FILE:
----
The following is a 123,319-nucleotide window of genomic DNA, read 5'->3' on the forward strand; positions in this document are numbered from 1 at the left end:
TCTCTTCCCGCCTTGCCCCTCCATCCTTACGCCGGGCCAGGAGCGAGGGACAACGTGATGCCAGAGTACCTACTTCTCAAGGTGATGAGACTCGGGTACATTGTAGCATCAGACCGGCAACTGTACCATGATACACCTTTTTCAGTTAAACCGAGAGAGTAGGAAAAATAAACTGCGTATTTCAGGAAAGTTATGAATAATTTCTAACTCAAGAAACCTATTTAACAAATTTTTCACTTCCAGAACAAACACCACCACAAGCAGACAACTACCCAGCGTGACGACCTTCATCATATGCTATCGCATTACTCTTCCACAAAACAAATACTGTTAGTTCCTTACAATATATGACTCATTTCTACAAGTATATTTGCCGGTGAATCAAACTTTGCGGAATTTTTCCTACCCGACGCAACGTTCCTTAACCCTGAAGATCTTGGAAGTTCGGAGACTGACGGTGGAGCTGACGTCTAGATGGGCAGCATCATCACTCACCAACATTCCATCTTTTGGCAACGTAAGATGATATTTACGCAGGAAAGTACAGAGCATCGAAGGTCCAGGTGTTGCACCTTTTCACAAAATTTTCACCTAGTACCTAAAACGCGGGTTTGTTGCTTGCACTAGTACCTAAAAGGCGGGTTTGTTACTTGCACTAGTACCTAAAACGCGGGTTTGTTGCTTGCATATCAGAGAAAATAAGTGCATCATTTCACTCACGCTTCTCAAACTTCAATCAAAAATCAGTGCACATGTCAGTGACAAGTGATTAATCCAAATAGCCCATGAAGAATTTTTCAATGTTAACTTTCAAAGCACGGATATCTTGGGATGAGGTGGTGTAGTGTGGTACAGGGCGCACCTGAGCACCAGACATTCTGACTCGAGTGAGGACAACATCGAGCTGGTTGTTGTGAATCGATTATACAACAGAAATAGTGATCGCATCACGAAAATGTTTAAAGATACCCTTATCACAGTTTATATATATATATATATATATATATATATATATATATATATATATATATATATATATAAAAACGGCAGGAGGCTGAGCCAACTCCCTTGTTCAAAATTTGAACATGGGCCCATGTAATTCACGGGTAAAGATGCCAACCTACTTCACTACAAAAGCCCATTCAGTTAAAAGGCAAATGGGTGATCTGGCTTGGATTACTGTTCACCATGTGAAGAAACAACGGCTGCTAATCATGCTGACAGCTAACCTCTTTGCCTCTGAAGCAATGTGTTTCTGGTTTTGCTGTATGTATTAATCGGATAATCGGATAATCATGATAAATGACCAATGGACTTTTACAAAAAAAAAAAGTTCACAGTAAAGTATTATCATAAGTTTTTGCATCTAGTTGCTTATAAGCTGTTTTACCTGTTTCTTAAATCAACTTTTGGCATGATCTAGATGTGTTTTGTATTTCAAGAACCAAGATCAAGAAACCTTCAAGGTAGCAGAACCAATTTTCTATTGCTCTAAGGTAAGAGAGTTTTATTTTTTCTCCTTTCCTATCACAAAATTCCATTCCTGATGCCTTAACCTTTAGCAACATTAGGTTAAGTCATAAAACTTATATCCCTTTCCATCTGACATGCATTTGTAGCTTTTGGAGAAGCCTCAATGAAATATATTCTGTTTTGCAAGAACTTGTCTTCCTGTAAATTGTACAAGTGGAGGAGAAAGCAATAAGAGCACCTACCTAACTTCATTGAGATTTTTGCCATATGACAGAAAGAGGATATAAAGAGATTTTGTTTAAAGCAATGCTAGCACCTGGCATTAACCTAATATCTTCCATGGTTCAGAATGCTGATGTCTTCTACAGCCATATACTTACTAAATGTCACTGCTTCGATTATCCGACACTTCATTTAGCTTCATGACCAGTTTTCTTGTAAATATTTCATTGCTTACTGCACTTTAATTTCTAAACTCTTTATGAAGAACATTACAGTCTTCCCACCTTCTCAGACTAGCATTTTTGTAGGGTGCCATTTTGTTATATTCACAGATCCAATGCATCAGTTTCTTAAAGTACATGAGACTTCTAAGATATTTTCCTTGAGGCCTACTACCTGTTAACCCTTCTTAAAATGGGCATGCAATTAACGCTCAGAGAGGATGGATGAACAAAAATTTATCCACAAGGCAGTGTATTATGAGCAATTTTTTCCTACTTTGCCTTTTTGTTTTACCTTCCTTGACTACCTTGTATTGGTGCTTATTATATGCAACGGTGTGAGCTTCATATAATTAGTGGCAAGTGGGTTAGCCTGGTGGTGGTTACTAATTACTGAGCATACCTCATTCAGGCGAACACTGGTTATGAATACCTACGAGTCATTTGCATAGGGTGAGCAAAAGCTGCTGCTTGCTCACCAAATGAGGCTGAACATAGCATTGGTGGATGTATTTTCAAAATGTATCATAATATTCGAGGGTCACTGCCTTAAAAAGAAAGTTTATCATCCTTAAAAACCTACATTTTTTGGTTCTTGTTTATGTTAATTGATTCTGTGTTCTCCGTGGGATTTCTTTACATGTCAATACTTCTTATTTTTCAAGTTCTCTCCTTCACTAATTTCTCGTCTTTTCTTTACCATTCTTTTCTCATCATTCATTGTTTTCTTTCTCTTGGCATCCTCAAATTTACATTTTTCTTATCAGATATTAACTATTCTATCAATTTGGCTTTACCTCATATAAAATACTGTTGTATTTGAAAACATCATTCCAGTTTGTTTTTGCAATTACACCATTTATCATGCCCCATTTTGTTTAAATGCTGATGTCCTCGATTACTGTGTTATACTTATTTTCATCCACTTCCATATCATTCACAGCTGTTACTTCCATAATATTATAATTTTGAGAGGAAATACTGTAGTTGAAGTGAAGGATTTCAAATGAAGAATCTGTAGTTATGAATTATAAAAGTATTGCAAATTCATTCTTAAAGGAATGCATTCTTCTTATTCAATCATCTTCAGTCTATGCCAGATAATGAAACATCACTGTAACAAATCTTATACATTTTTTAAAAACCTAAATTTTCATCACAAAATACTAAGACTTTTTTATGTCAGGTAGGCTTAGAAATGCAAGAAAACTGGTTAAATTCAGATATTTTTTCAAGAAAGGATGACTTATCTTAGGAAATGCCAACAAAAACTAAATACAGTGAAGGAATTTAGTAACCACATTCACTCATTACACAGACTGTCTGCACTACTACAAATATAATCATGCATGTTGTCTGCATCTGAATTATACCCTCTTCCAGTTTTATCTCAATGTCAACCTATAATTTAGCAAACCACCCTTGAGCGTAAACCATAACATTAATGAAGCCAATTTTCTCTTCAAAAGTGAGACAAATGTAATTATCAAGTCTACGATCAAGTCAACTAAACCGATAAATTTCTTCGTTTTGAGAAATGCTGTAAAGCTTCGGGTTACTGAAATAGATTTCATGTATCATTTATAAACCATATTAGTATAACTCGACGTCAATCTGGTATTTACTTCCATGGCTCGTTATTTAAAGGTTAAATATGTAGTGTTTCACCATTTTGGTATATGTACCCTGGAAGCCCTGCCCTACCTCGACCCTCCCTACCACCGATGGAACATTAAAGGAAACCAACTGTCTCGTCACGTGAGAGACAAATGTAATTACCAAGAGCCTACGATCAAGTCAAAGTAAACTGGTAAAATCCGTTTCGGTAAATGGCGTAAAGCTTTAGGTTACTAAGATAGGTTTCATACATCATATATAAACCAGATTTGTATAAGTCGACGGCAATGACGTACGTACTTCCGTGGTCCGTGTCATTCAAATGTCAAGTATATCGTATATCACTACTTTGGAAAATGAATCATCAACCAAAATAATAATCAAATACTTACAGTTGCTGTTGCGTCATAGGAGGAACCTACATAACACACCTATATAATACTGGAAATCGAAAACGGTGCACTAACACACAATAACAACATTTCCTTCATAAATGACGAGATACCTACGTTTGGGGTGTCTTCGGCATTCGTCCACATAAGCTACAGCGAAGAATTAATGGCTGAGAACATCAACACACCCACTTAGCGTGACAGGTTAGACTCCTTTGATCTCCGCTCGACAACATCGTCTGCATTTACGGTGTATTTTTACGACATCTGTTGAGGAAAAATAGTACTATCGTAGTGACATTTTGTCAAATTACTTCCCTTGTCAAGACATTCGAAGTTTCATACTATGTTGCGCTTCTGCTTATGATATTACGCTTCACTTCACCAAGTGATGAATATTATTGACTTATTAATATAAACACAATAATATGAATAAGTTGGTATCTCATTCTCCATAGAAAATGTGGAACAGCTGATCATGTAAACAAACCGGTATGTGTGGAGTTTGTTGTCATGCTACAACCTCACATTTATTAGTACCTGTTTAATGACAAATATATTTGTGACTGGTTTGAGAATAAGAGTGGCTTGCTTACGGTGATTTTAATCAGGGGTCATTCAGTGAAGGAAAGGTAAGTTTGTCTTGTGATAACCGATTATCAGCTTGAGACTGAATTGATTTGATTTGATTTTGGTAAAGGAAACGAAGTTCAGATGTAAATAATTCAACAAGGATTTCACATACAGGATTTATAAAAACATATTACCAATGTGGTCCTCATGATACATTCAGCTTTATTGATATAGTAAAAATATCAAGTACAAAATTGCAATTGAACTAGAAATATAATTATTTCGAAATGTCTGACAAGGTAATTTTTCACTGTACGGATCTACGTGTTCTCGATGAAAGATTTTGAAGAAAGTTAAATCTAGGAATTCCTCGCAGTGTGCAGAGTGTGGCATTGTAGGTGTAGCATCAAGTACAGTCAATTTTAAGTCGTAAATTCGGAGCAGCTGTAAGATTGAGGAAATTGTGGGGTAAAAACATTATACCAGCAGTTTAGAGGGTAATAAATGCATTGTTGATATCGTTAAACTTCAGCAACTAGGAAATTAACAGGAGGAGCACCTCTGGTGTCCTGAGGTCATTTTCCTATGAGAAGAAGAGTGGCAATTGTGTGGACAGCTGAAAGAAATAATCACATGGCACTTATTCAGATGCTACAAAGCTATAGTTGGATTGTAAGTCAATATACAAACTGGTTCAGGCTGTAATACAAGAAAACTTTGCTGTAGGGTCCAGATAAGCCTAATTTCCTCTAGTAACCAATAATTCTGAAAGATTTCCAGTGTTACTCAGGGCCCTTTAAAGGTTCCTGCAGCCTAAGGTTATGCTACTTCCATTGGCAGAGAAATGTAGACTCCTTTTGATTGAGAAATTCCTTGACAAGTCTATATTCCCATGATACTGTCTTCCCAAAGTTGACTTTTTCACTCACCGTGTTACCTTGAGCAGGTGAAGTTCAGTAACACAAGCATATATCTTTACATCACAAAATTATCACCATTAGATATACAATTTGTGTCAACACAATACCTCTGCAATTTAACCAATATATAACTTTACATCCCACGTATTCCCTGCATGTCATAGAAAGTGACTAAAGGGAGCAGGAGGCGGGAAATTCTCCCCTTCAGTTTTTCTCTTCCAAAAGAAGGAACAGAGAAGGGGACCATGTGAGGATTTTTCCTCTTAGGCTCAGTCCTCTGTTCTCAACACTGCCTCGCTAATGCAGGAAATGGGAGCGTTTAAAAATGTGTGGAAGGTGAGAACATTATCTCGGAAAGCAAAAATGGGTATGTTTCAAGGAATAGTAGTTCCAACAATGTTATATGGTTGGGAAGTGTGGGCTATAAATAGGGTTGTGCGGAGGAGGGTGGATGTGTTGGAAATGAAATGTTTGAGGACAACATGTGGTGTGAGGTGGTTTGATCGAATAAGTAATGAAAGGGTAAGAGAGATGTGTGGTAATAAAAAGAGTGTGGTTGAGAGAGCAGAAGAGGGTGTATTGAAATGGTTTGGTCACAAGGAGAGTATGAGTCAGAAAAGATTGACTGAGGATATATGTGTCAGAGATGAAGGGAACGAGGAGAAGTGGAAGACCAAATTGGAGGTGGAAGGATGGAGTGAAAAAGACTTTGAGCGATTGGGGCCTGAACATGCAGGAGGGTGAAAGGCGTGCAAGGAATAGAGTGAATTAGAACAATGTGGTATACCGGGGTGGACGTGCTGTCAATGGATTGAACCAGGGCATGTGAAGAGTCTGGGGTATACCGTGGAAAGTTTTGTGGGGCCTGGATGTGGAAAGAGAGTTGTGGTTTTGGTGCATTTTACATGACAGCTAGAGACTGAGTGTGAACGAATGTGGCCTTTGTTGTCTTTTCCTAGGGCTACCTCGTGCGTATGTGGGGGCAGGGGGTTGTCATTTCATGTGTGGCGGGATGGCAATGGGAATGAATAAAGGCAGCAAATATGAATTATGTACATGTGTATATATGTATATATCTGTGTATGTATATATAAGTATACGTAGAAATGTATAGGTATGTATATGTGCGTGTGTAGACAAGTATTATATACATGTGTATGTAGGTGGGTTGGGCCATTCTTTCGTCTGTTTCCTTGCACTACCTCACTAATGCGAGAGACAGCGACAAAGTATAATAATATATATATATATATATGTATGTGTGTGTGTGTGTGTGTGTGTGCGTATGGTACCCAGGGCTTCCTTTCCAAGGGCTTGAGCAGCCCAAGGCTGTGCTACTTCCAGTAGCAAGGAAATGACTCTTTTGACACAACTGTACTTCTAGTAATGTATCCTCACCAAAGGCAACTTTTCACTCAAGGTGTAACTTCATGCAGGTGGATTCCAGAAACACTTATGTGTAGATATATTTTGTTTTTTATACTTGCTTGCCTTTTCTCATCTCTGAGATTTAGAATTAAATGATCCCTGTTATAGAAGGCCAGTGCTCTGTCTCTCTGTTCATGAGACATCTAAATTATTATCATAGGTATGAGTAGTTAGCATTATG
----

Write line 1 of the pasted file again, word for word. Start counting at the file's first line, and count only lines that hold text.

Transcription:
The following is a 123,319-nucleotide window of genomic DNA, read 5'->3' on the forward strand; positions in this document are numbered from 1 at the left end: